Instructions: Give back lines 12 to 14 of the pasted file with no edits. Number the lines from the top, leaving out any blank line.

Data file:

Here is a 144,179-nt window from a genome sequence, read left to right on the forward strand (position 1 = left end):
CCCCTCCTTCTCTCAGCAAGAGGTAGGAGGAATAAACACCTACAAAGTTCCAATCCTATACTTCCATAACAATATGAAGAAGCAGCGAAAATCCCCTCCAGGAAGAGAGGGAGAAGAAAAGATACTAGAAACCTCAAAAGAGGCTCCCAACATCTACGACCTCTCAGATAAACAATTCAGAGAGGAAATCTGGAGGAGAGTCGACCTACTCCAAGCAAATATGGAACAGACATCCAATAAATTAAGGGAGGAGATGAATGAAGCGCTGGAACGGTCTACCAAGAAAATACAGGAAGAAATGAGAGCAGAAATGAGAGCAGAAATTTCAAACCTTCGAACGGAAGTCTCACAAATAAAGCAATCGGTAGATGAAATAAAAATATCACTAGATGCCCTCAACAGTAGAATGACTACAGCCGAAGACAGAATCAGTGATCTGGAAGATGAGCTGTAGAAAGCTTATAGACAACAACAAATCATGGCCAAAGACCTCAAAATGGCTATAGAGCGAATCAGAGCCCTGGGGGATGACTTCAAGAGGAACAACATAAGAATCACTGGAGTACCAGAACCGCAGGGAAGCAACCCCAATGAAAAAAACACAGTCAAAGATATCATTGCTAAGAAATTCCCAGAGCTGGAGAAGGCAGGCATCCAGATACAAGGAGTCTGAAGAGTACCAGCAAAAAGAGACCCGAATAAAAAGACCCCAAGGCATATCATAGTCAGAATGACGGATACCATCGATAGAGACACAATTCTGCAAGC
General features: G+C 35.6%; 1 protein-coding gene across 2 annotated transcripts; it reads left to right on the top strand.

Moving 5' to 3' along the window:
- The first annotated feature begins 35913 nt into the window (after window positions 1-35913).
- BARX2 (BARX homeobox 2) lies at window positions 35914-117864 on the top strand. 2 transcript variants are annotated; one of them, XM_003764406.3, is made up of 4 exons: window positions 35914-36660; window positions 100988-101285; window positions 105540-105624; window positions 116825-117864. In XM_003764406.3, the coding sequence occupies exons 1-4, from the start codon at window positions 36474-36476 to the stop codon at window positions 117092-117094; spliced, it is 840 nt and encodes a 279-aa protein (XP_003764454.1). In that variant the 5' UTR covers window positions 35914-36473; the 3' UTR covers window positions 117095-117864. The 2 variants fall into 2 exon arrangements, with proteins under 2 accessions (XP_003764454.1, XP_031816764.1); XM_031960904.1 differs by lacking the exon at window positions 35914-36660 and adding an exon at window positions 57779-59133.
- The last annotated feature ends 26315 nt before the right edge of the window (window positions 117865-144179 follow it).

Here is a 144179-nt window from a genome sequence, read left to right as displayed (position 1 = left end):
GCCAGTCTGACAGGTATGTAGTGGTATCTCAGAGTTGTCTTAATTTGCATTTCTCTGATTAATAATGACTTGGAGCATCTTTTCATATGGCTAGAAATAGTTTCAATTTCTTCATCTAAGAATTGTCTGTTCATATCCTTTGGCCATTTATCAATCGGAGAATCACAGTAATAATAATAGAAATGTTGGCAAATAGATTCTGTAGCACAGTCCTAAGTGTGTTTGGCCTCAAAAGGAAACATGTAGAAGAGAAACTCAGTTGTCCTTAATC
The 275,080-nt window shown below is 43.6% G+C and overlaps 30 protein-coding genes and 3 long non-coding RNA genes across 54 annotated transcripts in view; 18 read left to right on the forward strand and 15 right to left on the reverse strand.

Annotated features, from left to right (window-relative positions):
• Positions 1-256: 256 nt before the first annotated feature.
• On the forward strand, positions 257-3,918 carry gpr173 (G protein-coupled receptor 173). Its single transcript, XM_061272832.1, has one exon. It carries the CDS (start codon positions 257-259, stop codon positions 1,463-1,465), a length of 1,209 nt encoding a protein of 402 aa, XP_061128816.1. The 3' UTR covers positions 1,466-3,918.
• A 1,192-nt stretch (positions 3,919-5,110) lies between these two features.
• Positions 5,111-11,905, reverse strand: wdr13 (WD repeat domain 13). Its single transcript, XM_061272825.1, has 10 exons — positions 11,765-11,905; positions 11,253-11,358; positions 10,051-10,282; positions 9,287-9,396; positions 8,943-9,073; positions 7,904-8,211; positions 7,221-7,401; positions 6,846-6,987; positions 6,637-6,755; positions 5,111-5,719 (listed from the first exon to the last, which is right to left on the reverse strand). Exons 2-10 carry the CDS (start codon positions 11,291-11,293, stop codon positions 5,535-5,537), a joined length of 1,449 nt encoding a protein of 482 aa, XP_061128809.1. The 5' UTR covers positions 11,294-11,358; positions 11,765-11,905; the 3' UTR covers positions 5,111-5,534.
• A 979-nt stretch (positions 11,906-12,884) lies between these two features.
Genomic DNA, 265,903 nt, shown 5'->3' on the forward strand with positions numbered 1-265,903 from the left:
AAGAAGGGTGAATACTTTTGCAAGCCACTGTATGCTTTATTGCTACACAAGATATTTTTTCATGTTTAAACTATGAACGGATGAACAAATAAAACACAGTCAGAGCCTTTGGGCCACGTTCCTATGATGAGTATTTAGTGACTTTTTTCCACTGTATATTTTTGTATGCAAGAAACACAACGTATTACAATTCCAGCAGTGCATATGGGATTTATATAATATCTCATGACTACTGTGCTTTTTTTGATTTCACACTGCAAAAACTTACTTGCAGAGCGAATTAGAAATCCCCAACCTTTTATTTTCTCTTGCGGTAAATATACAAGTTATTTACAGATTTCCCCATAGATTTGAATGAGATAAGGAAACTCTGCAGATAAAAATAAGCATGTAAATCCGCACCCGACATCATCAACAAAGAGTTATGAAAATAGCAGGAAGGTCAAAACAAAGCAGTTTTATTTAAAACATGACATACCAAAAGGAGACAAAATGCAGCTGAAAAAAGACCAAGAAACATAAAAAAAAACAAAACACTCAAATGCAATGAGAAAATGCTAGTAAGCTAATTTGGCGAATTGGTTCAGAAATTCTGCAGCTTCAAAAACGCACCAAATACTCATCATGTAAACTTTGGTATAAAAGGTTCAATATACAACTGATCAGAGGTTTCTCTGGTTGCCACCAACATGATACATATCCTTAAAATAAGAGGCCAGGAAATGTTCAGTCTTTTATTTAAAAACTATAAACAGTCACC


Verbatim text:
• Positions 1-256: 256 nt before the first annotated feature.
• On the forward strand, positions 257-3,918 carry gpr173 (G protein-coupled receptor 173). Its single transcript, XM_061272832.1, has one exon. It carries the CDS (start codon positions 257-259, stop codon positions 1,463-1,465), a length of 1,209 nt encoding a protein of 402 aa, XP_061128816.1. The 3' UTR covers positions 1,466-3,918.
• A 1,192-nt stretch (positions 3,919-5,110) lies between these two features.